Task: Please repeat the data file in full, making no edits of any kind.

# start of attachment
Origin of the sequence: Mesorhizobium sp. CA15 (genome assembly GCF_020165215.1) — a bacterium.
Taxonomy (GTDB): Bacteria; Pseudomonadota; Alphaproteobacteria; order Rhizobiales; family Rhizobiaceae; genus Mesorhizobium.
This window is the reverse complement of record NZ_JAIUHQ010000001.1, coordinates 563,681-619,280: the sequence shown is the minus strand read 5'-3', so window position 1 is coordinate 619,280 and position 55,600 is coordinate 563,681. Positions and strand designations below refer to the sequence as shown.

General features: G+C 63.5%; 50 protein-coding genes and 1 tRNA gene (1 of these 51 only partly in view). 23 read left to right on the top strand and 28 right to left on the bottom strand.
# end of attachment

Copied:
Origin of the sequence: Mesorhizobium sp. CA15 (genome assembly GCF_020165215.1) — a bacterium.
Taxonomy (GTDB): Bacteria; Pseudomonadota; Alphaproteobacteria; order Rhizobiales; family Rhizobiaceae; genus Mesorhizobium.
This window is the reverse complement of record NZ_JAIUHQ010000001.1, coordinates 563,681-619,280: the sequence shown is the minus strand read 5'-3', so window position 1 is coordinate 619,280 and position 55,600 is coordinate 563,681. Positions and strand designations below refer to the sequence as shown.

General features: G+C 63.5%; 50 protein-coding genes and 1 tRNA gene (1 of these 51 only partly in view). 23 read left to right on the top strand and 28 right to left on the bottom strand.